"Carry coal to Newcastle" - to take something to where it is in excess, (like taking food when one is invited for a dinner). We have a similar one in Hungary: "Don't carry water to the Danube!"
"Send somebody to Coventry" - ignore them completely (I saw the explanation of this in an earlier topic) - my favourite!!!
Do you know any more English, Scots, Irish, American, etc. sayings featuring place-names (apart from "It's a long way to Tipperary":-) )?
There are loads of nicknames for police officers, some are regional. As you say, London saw the world's first organised police force in 1829 and they were called Peelers, and then Bobbies. Still called that today. Before that there were the Bow Street Runners, and the very first police station actually was in Bow Street, which remained a police station in the Metropolitan Police, before moving to a new location just off the Strand a few years ago. American tourists love British bobbies (maybe because they go about their duty unarmed!). In Scots they are called simply Polis. In Liverpool they are rozzers or scuffers and a police station is called a bridewell. Everywhere else they are called cop shops or, more officially, the nick.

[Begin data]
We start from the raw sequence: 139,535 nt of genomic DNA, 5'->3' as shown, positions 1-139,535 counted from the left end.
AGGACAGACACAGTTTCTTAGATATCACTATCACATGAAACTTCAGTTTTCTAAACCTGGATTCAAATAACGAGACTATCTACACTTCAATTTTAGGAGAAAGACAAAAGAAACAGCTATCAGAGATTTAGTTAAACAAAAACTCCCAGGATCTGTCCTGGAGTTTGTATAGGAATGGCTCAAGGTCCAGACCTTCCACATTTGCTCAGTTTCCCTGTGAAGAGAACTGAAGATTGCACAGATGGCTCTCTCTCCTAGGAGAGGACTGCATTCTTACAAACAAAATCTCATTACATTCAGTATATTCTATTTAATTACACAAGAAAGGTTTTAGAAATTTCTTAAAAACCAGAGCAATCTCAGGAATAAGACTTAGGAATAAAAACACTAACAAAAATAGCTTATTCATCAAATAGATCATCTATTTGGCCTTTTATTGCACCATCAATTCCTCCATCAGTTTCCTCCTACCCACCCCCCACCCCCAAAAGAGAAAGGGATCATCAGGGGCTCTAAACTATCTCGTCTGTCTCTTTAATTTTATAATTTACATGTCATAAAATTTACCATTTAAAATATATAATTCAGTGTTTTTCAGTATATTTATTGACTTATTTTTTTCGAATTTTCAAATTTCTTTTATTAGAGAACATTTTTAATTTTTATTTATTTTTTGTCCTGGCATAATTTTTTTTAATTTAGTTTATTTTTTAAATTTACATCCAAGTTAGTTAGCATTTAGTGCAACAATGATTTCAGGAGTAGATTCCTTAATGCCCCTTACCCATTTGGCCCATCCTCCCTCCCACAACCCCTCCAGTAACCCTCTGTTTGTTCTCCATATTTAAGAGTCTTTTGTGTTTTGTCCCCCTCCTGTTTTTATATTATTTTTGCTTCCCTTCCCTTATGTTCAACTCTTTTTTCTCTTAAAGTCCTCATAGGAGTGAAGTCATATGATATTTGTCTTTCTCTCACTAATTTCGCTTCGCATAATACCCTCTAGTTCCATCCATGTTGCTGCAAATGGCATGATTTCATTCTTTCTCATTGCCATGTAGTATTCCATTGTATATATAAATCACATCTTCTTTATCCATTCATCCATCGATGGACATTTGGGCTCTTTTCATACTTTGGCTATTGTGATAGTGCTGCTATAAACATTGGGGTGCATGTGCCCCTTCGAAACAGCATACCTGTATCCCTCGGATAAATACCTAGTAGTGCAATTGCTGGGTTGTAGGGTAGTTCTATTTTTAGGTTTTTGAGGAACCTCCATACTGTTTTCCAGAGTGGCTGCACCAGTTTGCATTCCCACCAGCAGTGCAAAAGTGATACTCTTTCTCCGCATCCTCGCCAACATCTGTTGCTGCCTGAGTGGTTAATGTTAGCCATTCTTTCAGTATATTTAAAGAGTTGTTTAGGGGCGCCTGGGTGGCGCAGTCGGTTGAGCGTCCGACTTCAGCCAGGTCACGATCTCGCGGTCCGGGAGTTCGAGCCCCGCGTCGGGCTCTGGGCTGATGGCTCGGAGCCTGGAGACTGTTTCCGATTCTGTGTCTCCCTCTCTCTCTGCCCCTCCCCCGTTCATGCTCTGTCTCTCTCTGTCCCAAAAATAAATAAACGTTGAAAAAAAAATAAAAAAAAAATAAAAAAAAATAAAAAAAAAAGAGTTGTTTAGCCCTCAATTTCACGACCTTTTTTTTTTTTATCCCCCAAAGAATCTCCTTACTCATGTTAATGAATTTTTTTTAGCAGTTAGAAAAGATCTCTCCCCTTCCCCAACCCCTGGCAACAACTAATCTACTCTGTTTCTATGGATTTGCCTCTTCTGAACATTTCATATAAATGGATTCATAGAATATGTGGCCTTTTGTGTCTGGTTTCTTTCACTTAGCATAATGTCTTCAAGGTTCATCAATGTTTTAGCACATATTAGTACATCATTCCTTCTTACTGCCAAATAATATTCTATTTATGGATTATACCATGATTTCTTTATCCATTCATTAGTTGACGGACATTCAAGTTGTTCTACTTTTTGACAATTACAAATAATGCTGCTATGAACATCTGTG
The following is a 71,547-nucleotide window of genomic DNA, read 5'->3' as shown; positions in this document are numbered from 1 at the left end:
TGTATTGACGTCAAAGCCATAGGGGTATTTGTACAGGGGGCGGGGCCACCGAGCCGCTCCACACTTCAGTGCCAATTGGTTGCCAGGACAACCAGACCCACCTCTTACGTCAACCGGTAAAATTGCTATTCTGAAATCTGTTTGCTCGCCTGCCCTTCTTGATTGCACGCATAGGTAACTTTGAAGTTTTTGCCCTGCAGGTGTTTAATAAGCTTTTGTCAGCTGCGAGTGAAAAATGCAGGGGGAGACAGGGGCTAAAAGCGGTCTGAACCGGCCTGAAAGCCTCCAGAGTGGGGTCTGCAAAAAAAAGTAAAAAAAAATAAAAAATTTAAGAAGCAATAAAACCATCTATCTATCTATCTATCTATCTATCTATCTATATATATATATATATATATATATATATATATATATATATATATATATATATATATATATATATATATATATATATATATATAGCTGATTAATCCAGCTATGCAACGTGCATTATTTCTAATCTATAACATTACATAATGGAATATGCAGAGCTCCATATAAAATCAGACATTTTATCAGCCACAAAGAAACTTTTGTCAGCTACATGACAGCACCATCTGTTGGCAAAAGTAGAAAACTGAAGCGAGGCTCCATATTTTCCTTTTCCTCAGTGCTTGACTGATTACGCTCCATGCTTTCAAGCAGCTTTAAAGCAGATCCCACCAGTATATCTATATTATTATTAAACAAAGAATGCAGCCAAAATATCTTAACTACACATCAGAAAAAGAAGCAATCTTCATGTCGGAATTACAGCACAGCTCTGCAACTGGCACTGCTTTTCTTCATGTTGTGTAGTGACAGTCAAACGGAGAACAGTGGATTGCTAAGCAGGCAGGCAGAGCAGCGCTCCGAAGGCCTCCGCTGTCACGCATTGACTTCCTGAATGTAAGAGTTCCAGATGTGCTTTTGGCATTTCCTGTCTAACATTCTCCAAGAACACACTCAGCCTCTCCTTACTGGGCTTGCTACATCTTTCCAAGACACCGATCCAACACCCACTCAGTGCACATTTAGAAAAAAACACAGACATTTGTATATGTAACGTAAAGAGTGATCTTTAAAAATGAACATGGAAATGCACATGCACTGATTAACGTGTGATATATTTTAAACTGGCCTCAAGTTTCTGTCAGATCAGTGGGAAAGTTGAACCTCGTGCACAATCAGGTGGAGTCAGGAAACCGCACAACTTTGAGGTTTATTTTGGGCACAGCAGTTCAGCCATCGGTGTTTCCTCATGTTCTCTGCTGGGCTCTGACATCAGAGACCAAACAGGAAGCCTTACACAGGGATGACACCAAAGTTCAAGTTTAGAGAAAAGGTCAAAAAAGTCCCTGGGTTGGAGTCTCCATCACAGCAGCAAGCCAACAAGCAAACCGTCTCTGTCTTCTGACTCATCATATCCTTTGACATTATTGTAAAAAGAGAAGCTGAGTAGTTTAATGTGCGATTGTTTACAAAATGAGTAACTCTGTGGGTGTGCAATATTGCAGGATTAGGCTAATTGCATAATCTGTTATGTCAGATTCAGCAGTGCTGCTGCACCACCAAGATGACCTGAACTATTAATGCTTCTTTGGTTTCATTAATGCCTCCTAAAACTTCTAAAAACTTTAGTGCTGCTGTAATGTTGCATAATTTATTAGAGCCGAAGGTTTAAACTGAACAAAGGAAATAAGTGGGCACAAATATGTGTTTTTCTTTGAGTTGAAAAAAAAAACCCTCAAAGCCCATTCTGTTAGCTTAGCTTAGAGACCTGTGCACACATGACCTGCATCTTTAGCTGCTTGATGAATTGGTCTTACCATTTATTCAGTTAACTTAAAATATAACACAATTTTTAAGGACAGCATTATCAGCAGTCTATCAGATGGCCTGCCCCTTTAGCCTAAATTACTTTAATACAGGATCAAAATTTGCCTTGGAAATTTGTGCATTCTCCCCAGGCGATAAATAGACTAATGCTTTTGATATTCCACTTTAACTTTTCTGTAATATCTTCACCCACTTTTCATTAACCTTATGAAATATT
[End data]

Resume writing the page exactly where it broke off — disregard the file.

Coppers (sometimes just cops); plods (a police officer can be called Mr Plod, because of the way he sort of plods along the street); flatfoots (maybe because of their big boots?); woodentops (because of their helmets!); the Fuzz; the Bill (especially in London [Metropolitan Police]; the TV serial about a cop shop in East London is called The Bill...it's cool). If you're on the wrong side of the law (in Liverpool called a "scally" - from scallywag) then you may call the Police names like Pigs or the Filth.
Yes, Easterner..we have covered "being sent to Coventry", and now "taking coals to Newcastle". All I can think of apart from those is "shipshape and Bristol fashion".....meaning in top condition, in good nick, in a perfect state. What it's got to do with Bristol I have no idea as I've never been there, but my dictionary says it is a nautical term and Bristol was once an important seaport; now it is a high tech city.